If you enjoy bird watching you’ve probably heard about the controversy over the push to change the name of the National Audubon Society. The Society’s namesake, John James Audubon (1785-1851) was a gifted painter and early naturalist who produced the book, The Birds of America, and painted many beautiful color plates of birds that are treasured by bird lovers everywhere.
However, the man, John James Audubon was also a deeply flawed individual who owned and sold slaves and desecrated Indigenous Peoples’ burial sites by decapitating skeletons and selling the remains for personal profit.
In today’s world, armed with our knowledge of history, both good and bad, how does one reconcile the gifts of an artist with overt acts of racism and other misdeeds that now pain and emotionally injure so many?
The field of conservation has long been dominated by white society in Europe, the U.K., and North America. That is changing.
Increasing diversity in the ranks of bird watchers and conservationists around the world is accompanied by the drive to change the names of places, organizations, and even species that now connote memories of a troubling past.
Recently, what used to be the Seattle Chapter of the National Audubon Society changed its name to ‘Birds Connect Seattle’ (see: Seattle Times; see Birds Connect Seattle: A New Name for an Inclusive Future). Some other Audubon chapters around the nation are following suit, however, the Board of Directors of the National Audubon Society recently decided to keep its name for the national organization as is.
To learn more about the involved controversies, we offer here some useful background information and perspectives by some of the people and groups involved. Rather than speak for them, we encourage you to see what they say in their own words and then consider these in your own thoughts and conclusions.
First, we unabashedly recommend what has become the world’s public encyclopedia, Wikipedia, and its article on John James Audubon. It is an extensive, well-documented article that provides a rather detailed account of his life history and activities at various stages of his life.
Next, to their credit, the National Audubon Society has openly addressed the controversy over their name and announced a major effort on Equity, Diversity, Inclusion, and Belonging.
- National Audubon Society Announces Decision to Retain Current Name
- Open Letter from the CEO on Audubon’s Name
- Audubon’s Statement on Equity, Diversity, Inclusion, and Belonging
- Stories on EDIB at Audubon
The National Audubon Society also openly acknowledged the history of John James Audubon and provided web links to document the negative aspects of his life:
Finally, to voice counter viewpoints from the perspectives of affected individuals, we next turn to J. Drew Lanham who is described as an American author, poet, a conservation ornithologist, and an endowed faculty at Clemson University. He is also a self-described Black birdwatcher (see: personal website).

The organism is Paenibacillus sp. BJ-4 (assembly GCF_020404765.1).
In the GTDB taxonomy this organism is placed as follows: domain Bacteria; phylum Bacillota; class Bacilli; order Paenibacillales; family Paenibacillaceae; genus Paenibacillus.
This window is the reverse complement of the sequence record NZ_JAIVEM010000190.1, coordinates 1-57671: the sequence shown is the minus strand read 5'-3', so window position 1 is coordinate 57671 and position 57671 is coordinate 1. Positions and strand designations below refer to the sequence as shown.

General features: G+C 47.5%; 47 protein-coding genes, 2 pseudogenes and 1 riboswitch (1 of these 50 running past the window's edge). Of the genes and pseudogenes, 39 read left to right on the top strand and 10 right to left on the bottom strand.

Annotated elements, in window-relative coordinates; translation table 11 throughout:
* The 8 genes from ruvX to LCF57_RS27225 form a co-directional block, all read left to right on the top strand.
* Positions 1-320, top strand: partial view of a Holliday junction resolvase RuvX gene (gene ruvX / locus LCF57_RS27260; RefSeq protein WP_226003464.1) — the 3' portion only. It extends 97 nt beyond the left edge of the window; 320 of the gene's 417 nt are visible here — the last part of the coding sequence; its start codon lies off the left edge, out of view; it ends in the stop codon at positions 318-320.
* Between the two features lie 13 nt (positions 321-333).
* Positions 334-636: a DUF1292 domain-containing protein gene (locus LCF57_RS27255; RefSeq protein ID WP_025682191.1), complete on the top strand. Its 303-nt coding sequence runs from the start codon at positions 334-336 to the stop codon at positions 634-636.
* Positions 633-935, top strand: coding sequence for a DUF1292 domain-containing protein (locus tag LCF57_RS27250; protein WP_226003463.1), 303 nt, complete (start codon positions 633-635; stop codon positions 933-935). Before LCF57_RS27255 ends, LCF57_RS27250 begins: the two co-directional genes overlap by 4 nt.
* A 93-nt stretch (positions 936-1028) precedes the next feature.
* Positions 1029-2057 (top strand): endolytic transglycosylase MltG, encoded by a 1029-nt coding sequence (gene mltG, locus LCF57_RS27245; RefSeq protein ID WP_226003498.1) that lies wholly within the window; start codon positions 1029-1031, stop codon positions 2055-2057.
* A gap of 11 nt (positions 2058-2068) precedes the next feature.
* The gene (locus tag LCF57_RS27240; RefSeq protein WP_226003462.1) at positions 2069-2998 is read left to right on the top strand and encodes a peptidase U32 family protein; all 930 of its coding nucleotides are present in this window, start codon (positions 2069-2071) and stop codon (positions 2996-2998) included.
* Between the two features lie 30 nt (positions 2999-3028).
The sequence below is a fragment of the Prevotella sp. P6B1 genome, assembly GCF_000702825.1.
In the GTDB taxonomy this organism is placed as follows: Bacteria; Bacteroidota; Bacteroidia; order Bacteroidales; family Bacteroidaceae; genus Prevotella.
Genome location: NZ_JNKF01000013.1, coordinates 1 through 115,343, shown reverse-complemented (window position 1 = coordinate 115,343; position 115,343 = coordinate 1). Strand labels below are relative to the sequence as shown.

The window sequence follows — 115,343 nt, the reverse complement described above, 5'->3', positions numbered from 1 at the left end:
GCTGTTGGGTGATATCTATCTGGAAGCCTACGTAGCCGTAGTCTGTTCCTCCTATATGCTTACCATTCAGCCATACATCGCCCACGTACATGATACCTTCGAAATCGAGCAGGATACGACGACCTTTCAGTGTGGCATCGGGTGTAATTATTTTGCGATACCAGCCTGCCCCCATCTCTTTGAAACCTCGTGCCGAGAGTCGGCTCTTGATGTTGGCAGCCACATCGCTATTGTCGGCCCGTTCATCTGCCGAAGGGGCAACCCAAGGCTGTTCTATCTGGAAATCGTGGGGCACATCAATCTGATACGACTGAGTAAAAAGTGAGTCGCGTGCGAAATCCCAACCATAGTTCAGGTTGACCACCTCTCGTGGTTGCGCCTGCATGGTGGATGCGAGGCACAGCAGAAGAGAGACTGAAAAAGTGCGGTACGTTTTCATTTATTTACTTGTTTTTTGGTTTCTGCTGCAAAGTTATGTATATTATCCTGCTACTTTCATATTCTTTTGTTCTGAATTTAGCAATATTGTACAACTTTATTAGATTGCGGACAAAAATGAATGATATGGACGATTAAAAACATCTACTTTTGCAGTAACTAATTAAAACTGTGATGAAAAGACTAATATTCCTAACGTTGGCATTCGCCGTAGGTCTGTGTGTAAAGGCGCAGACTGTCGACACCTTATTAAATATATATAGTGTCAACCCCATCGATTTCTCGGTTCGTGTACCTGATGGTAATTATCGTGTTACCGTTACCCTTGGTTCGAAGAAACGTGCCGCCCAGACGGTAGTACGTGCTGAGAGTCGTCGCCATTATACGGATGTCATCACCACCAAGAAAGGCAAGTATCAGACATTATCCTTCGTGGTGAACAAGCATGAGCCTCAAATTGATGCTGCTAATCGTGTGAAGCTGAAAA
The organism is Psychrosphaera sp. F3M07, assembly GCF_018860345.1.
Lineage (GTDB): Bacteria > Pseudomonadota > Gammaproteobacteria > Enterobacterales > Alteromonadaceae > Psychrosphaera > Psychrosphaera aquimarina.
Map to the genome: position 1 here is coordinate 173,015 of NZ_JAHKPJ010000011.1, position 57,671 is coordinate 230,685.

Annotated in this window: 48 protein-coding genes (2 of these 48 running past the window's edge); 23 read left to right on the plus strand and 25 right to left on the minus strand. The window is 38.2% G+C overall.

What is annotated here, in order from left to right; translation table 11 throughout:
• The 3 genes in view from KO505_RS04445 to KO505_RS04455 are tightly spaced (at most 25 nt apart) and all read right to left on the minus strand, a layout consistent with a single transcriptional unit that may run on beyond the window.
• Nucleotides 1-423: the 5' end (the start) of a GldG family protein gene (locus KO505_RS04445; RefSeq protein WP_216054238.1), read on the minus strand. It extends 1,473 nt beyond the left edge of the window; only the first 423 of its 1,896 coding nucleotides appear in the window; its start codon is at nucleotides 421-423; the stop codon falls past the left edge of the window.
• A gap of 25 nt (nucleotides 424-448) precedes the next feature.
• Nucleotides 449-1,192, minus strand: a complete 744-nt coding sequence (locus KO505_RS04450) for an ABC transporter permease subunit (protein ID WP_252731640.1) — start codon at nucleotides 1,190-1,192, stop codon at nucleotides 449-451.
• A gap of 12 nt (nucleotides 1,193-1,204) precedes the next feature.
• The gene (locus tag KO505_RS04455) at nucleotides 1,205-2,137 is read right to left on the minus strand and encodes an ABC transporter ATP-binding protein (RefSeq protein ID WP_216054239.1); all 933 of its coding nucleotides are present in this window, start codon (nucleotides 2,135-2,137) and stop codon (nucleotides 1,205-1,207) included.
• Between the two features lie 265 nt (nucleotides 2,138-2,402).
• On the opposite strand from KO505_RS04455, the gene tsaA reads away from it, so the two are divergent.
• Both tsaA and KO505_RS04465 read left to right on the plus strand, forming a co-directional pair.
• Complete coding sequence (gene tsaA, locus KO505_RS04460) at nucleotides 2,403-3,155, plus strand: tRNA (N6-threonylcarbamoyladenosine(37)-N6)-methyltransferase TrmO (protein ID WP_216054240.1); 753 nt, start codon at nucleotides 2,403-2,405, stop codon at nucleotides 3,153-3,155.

J. Drew Lanham has published a number of books, including The Home Place: Memoirs of a Colored Man’s Love Affair with Nature and Sparrow Envy: Field Guide to Birds and Lesser Beasts.
J. Drew Lanham has written extensively on the issues of making conservation more equitable, just, and inclusive and is listed as a contributing writer to Audubon Magazine. The following article there illustrates his writing and thinking:
I also highly recommend his description of a racist encounter in the field while birding:
For those who are able and willing to register with an email, I highly recommend the short opinion piece J. Drew Lanham recently published in The Washington Post:
And so, after all of this information, perspectives, and opinions, what conclusion(s) do we reach? I admit to being curious what you think as you might be about me. But this is a story not yet finished and I’ll tell you the same thing that I tell all of the students and classes that I teach.
It’s not my job to tell you what to think or do. That’s your job. And for everyone’s sake, you need to become good at it. As an educator, my job is to identify and curate information and point out critical issues, uncertainties, moral and ethical dilemmas, and all the complicated ecological, political, economic, and social controversies that need to be addressed for individuals to reach sound and reasoned conclusions and opinions. I certainly have an opinion and if I wanted an editorial, I would write an editorial, but that is not my purpose here, which is rather to explore and inform and allow the voices of those who are affected by these circumstances to speak directly on their own behalf.
And so, perhaps some day we’ll all see what the thousands upon tens of thousands, and millions upon untold millions of bird watchers and bird lovers everywhere ultimately decide. In the end, it likely will be their decision how to proceed and the story undoubtedly will continue.
WSU School of the Environment